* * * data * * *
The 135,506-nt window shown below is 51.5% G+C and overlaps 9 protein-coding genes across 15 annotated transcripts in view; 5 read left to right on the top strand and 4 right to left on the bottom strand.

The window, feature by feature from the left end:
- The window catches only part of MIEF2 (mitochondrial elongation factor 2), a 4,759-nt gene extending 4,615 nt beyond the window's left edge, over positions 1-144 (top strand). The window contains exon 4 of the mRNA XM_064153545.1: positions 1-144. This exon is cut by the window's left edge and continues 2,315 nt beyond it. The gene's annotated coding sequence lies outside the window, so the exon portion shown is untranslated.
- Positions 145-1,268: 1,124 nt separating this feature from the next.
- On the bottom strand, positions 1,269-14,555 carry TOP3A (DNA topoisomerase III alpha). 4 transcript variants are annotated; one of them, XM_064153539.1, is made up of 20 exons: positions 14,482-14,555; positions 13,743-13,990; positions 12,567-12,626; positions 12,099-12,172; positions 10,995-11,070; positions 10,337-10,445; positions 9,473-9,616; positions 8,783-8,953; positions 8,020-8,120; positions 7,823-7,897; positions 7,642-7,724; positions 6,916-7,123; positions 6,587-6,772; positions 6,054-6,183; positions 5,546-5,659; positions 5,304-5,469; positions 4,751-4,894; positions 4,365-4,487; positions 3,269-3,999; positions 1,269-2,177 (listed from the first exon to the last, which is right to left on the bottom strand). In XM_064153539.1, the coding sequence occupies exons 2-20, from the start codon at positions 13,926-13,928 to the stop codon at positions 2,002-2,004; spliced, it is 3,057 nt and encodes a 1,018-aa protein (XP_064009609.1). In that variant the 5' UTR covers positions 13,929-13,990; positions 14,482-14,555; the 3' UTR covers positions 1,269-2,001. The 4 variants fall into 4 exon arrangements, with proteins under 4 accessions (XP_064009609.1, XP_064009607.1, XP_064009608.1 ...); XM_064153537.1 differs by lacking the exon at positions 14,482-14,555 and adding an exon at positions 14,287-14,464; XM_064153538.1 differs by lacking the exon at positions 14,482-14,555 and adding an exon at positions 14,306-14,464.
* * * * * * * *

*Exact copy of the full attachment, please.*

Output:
The 135,506-nt window shown below is 51.5% G+C and overlaps 9 protein-coding genes across 15 annotated transcripts in view; 5 read left to right on the top strand and 4 right to left on the bottom strand.

The window, feature by feature from the left end:
- The window catches only part of MIEF2 (mitochondrial elongation factor 2), a 4,759-nt gene extending 4,615 nt beyond the window's left edge, over positions 1-144 (top strand). The window contains exon 4 of the mRNA XM_064153545.1: positions 1-144. This exon is cut by the window's left edge and continues 2,315 nt beyond it. The gene's annotated coding sequence lies outside the window, so the exon portion shown is untranslated.
- Positions 145-1,268: 1,124 nt separating this feature from the next.
- On the bottom strand, positions 1,269-14,555 carry TOP3A (DNA topoisomerase III alpha). 4 transcript variants are annotated; one of them, XM_064153539.1, is made up of 20 exons: positions 14,482-14,555; positions 13,743-13,990; positions 12,567-12,626; positions 12,099-12,172; positions 10,995-11,070; positions 10,337-10,445; positions 9,473-9,616; positions 8,783-8,953; positions 8,020-8,120; positions 7,823-7,897; positions 7,642-7,724; positions 6,916-7,123; positions 6,587-6,772; positions 6,054-6,183; positions 5,546-5,659; positions 5,304-5,469; positions 4,751-4,894; positions 4,365-4,487; positions 3,269-3,999; positions 1,269-2,177 (listed from the first exon to the last, which is right to left on the bottom strand). In XM_064153539.1, the coding sequence occupies exons 2-20, from the start codon at positions 13,926-13,928 to the stop codon at positions 2,002-2,004; spliced, it is 3,057 nt and encodes a 1,018-aa protein (XP_064009609.1). In that variant the 5' UTR covers positions 13,929-13,990; positions 14,482-14,555; the 3' UTR covers positions 1,269-2,001. The 4 variants fall into 4 exon arrangements, with proteins under 4 accessions (XP_064009609.1, XP_064009607.1, XP_064009608.1 ...); XM_064153537.1 differs by lacking the exon at positions 14,482-14,555 and adding an exon at positions 14,287-14,464; XM_064153538.1 differs by lacking the exon at positions 14,482-14,555 and adding an exon at positions 14,306-14,464.